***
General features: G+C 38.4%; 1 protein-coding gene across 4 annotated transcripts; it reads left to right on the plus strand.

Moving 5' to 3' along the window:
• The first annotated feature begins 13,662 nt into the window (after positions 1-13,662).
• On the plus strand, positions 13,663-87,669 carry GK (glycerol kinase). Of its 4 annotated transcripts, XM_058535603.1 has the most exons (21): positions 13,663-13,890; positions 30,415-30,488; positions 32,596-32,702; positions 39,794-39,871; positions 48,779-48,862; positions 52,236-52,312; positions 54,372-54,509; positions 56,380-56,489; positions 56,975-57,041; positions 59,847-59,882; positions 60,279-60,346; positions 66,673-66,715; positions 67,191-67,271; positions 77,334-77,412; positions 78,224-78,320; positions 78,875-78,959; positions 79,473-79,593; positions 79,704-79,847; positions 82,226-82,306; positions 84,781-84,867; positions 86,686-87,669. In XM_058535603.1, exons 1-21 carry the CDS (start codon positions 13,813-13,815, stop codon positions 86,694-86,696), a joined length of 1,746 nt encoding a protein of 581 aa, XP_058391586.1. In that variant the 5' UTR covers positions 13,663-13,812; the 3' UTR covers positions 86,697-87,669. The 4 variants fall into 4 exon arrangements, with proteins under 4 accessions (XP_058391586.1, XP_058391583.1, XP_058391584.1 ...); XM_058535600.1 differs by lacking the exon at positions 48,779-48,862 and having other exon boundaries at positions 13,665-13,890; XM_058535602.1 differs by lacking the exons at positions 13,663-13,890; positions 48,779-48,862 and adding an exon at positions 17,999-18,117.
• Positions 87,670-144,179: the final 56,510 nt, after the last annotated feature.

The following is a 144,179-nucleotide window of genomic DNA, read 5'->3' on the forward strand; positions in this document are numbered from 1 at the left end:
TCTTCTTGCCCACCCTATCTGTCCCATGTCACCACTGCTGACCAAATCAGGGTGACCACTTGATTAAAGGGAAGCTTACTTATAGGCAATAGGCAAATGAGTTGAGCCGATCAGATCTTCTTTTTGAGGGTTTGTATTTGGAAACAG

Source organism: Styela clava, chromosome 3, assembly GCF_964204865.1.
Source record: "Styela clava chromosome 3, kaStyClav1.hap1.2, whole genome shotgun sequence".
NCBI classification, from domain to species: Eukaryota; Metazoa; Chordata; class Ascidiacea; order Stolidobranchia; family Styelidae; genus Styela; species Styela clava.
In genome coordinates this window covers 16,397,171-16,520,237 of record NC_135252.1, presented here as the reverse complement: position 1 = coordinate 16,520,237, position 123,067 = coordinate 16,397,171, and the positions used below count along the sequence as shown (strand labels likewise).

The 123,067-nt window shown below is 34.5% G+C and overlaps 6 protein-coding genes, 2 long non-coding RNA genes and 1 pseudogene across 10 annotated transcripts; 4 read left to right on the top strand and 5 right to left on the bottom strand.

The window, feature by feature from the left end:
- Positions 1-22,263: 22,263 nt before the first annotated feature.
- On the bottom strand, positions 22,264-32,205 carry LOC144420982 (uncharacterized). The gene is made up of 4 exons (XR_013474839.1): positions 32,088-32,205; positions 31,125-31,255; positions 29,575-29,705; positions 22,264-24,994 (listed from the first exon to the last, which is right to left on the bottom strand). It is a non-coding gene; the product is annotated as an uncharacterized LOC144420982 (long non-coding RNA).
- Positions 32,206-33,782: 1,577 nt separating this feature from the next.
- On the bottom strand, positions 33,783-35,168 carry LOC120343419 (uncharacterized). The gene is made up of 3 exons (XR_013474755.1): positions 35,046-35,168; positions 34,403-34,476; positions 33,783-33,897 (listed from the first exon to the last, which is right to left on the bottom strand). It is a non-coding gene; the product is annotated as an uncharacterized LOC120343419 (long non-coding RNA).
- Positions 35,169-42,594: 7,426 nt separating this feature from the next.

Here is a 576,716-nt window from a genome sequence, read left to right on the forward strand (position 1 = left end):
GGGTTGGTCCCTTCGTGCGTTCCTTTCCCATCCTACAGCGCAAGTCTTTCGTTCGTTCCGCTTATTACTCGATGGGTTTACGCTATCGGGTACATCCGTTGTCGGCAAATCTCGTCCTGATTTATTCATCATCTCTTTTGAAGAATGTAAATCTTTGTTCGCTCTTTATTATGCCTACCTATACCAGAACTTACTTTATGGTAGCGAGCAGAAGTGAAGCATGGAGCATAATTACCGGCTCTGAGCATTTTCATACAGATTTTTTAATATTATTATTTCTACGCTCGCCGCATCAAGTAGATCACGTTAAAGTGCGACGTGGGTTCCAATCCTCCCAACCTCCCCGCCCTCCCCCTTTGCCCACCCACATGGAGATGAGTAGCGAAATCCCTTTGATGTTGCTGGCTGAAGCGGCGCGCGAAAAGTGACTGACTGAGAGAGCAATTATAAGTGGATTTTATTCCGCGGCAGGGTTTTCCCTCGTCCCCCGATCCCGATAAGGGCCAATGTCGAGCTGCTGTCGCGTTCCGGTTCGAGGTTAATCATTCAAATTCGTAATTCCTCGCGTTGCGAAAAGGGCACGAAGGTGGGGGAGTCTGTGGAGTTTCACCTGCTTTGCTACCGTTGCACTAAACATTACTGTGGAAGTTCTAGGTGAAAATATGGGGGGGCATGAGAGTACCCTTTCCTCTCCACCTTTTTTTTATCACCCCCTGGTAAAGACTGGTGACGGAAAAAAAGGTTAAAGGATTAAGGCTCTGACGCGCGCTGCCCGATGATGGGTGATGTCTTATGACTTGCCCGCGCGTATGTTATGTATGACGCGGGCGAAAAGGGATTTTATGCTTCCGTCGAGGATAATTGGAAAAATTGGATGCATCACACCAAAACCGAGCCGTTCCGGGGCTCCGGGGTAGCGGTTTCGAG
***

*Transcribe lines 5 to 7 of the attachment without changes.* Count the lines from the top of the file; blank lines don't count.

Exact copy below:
• Positions 87,670-144,179: the final 56,510 nt, after the last annotated feature.

The following is a 144,179-nucleotide window of genomic DNA, read 5'->3' on the forward strand; positions in this document are numbered from 1 at the left end:
TCTTCTTGCCCACCCTATCTGTCCCATGTCACCACTGCTGACCAAATCAGGGTGACCACTTGATTAAAGGGAAGCTTACTTATAGGCAATAGGCAAATGAGTTGAGCCGATCAGATCTTCTTTTTGAGGGTTTGTATTTGGAAACAG